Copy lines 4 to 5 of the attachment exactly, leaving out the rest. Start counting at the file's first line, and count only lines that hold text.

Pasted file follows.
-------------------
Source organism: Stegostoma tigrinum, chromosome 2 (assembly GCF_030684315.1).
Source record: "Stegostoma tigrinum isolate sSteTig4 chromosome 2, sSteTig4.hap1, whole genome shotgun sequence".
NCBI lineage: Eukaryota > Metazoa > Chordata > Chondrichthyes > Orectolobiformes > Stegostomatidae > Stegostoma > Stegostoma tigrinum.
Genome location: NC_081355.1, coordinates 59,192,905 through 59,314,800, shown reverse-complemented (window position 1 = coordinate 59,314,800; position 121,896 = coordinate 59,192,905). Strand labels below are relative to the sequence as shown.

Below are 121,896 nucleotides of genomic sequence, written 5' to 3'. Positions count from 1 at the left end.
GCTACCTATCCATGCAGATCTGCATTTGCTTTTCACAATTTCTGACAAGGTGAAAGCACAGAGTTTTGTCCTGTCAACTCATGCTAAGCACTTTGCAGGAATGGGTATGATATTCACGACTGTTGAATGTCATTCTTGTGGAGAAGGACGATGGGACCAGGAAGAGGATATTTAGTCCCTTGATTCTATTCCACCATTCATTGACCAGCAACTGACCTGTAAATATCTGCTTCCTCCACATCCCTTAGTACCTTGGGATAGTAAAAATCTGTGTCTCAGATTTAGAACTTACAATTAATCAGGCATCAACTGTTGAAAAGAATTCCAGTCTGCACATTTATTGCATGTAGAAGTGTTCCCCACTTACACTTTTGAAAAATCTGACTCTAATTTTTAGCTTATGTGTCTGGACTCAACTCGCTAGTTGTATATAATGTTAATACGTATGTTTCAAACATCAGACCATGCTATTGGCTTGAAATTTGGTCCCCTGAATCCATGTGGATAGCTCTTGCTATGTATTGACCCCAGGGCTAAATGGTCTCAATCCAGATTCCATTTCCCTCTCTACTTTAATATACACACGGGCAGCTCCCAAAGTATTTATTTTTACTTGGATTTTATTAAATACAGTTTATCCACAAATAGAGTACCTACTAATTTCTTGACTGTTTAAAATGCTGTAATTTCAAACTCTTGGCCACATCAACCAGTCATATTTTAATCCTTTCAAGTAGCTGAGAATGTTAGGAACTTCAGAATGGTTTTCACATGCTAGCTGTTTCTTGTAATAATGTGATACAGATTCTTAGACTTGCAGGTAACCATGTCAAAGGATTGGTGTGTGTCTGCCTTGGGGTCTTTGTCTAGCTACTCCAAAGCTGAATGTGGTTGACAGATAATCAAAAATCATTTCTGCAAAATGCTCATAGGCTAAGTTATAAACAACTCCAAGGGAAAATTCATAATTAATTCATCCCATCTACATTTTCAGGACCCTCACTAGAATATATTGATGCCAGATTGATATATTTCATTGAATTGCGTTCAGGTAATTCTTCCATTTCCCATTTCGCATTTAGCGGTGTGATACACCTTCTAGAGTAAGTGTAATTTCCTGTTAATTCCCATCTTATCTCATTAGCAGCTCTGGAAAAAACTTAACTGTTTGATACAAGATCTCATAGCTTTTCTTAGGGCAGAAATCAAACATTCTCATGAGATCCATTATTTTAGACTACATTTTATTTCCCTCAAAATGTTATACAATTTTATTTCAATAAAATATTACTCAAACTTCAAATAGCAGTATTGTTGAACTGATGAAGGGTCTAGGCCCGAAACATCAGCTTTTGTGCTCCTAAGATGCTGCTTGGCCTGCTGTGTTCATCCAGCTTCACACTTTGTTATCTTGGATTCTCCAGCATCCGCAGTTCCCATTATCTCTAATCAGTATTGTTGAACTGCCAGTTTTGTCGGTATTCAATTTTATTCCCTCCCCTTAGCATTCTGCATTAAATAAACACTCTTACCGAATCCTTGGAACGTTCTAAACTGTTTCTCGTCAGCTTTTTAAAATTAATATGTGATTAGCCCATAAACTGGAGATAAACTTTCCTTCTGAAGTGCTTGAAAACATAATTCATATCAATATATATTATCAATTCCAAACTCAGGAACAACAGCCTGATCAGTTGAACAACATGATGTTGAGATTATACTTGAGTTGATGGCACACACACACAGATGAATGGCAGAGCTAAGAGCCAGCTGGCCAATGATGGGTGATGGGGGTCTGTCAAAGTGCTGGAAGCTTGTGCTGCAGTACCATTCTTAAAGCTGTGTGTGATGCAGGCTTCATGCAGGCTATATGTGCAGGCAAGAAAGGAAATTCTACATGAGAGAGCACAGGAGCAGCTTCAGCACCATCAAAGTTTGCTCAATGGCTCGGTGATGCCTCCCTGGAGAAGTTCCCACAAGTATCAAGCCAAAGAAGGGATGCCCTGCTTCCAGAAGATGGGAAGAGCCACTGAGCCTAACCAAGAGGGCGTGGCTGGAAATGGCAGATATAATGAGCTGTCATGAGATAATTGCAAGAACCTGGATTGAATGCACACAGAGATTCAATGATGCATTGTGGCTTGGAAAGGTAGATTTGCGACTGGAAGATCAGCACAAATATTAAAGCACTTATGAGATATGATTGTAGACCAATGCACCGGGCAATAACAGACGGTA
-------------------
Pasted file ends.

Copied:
Genome location: NC_081355.1, coordinates 59,192,905 through 59,314,800, shown reverse-complemented (window position 1 = coordinate 59,314,800; position 121,896 = coordinate 59,192,905). Strand labels below are relative to the sequence as shown.

Below are 121,896 nucleotides of genomic sequence, written 5' to 3'. Positions count from 1 at the left end.